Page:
Iraq

Labour needs to be a movement, not a copycat

This week, Labour party members and affiliated supporters have been receiving their ballot papers; as a result, there has been last minute campaigns and continued fighting talk over who is best to lead the party and win the election in 2020.

Labour Leadership Candidates. From l-r: Liz Kendall, Andy Burnham, Yvette Cooper, Jeremy Corbyn

During the campaign period, Jeremy Corbyn has received a lot of support from young people as well as the support from older voters. However, the surge his campaign has created has also received criticism from Blairites and those who sit on the right side of the political spectrum. All this back and forth between the ‘lefties’ and the ‘right-left’ have caused me to consider that actually, the momentum Tony Blair received can actually be compared to the current Corbynmania. Maybe this explains why the other contenders feel threatened by this surge of support. Food for thought eh?

Surely the way Corbyn’s campaign is engaging young people into the political debate is a good thing? Surely bringing something that is different to the status quo opens up the electorates eyes and ears? The fact that so many people across the country support Jeremy Corbyn and what he hopes to offer if he wins the leadership contest proves the electorate is done with ‘New Labour’. I  just don’t understand why so many New Labour supporters and right wing media are smearing his name and doubting his ability to move the party forward. Surely the amount of young people he’s been able to engage and the debates he’s opening speaks for itself? Rather than circumnavigating over the old dilemma of whether socialism is dead, maybe we should be asking ourselves whether New Labour is dead. It certainly may be the beginning of the end of the Thatcher-inspired branch of socialism as in recent weeks, we saw Blair and Brown trying to hold on to their creation, urging supporters to vote for someone other than Corbyn.

Jeremy is the only contesting leader that is providing an alternative, the only one who seems to be listening to what Labour supporters actually want, rather than making the choices and decisions for us. Let’s think about this in another light – why aren’t the media smearing the names of the other candidates standing for the leadership? It’s not because the other leaders haven’t got dirt of their own that’s for sure. Jeremy isn’t pro New Labour. Never has been so he’s seen as the slayer of something these Blairites are trying to hold on to. New Labour had its moment but the moment Tony Blair decided to go to Iraq, it went into cardiac arrest. New Labour is now in a coma, and if Corbyn is elected in a few weeks time, it’ll surely be dead. In a way, i kind of feel sorry for those at the top of the party who have been trying to preserve the foundations of New Labour. I think because it’s been a custom of the party for so long, people who support that branch of socialism have become to fear change. But it’s ironic isn’t it? I mean you hear from politicians that we need to be pragmatic as well as progressive but Jeremy Corbyn enters the contest to do just that and the media and those who oppose him are first to criticise. I guess its the fear talking within them.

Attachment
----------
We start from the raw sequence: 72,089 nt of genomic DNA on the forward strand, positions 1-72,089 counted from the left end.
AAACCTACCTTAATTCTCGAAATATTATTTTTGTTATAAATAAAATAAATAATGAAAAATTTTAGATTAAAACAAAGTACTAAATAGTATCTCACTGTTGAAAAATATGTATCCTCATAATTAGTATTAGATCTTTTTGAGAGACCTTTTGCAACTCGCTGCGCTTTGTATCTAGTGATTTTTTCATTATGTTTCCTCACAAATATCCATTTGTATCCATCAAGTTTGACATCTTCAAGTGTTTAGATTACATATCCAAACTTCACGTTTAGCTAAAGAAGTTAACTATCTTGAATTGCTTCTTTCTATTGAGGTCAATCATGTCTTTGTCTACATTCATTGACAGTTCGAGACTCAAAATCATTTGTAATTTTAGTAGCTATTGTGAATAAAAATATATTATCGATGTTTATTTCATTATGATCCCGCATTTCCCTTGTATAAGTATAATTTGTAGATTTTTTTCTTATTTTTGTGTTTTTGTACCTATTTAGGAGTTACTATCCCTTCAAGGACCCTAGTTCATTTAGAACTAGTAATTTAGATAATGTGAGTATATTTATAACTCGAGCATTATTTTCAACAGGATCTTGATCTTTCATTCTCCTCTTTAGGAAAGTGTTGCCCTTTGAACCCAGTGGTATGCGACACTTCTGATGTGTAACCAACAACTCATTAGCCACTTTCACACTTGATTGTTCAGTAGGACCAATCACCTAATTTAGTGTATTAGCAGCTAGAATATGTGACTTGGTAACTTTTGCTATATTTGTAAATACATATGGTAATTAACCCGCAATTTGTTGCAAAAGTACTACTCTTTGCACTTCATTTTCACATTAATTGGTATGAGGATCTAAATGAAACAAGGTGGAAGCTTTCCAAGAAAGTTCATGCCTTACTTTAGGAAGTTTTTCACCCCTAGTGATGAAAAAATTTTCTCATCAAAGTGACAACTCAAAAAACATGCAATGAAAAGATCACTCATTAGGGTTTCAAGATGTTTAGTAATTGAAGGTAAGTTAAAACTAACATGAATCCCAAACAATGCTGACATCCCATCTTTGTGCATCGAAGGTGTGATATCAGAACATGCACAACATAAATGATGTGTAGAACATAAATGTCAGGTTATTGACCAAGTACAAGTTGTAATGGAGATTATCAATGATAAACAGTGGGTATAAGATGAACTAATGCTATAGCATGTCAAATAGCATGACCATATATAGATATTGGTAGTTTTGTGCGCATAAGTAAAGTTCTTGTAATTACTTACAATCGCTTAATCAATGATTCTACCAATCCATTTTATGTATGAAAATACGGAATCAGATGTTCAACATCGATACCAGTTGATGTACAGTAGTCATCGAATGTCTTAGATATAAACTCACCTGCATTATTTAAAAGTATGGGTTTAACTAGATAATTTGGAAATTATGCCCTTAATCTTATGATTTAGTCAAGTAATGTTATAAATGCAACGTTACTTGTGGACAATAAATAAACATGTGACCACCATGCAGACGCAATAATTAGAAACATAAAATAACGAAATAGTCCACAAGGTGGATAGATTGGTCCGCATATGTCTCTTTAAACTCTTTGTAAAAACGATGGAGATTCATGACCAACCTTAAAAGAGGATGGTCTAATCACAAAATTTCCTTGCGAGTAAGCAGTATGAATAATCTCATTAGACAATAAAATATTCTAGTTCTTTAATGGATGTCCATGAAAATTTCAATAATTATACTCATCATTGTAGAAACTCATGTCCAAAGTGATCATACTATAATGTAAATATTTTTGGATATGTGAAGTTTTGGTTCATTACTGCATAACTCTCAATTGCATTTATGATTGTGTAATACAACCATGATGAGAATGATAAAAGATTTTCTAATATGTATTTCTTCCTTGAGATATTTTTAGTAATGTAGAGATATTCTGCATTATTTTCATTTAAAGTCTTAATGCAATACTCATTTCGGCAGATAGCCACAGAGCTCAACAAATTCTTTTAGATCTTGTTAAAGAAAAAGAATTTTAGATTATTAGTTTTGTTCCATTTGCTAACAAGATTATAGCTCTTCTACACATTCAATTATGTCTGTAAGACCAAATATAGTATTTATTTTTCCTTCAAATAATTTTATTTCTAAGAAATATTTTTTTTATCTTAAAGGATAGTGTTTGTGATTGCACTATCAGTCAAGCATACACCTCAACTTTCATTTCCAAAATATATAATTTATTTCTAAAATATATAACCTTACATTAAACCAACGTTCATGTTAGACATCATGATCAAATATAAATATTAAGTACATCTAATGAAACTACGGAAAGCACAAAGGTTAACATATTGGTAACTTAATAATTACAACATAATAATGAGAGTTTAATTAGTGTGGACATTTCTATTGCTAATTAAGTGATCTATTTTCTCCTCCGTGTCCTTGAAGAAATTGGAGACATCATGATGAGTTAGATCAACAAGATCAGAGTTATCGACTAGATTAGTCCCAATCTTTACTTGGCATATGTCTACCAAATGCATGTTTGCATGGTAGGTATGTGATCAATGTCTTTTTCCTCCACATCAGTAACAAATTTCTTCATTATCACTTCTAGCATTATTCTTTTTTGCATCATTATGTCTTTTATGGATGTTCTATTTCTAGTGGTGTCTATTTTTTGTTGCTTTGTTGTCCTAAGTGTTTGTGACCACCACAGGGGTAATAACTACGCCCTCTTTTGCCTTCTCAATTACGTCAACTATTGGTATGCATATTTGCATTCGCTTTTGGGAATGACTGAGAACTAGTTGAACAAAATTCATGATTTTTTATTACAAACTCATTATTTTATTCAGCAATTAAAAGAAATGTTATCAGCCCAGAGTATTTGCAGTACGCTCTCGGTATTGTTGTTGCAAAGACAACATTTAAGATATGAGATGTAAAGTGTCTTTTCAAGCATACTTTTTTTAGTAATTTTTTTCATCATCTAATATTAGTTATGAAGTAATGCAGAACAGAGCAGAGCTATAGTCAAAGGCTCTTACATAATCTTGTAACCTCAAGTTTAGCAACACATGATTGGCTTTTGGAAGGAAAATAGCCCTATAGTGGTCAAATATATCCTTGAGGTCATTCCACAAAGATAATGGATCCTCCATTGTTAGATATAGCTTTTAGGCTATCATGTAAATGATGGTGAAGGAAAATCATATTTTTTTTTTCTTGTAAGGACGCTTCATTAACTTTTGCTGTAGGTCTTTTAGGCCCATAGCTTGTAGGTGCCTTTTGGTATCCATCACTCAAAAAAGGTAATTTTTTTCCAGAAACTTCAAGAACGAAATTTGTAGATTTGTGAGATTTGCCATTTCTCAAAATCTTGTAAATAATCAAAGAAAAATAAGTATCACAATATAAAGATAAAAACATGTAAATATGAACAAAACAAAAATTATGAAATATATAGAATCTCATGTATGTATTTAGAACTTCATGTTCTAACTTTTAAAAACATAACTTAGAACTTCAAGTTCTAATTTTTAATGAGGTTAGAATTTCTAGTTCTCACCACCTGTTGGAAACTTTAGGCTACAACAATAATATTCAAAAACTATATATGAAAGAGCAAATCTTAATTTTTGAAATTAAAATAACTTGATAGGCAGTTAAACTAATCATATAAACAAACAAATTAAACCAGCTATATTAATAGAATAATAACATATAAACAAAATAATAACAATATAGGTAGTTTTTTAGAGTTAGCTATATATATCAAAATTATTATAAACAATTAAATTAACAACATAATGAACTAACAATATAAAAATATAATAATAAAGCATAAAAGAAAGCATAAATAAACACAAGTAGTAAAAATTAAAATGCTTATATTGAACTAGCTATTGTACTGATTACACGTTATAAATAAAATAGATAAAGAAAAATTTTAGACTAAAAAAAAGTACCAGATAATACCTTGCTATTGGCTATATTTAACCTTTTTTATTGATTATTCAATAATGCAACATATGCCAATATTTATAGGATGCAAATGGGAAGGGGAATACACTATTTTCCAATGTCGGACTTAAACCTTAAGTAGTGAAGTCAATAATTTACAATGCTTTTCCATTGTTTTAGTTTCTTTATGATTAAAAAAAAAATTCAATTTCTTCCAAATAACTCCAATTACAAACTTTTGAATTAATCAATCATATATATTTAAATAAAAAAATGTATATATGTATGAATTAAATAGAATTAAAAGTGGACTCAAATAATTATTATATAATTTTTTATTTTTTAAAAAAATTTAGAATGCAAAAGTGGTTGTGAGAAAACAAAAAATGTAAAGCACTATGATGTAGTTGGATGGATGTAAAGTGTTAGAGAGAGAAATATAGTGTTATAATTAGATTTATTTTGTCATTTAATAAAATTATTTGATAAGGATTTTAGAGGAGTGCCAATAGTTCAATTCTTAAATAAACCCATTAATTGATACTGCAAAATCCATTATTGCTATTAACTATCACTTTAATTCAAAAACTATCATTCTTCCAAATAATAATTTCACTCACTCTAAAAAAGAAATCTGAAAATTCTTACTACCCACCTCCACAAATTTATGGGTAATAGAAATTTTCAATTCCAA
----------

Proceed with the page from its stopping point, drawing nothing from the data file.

It seems people across the country are pleading for an alternative, a party that actually stands for something, a purpose other than solely seeking election victory. You see, because before you can even set a goal, you need to grasp what your purpose is, what you hope to achieve and how you will do so. In order to win the hearts of the people, it doesn’t help by smearing someone’s name in dirt which is what i admire most about Jeremy Corbyn. It must be very hard trying to run a campaign and gain the support of people (hasn’t failed there) when the media and other fellow Labour Party members keep using your views and portraying them in a negative light.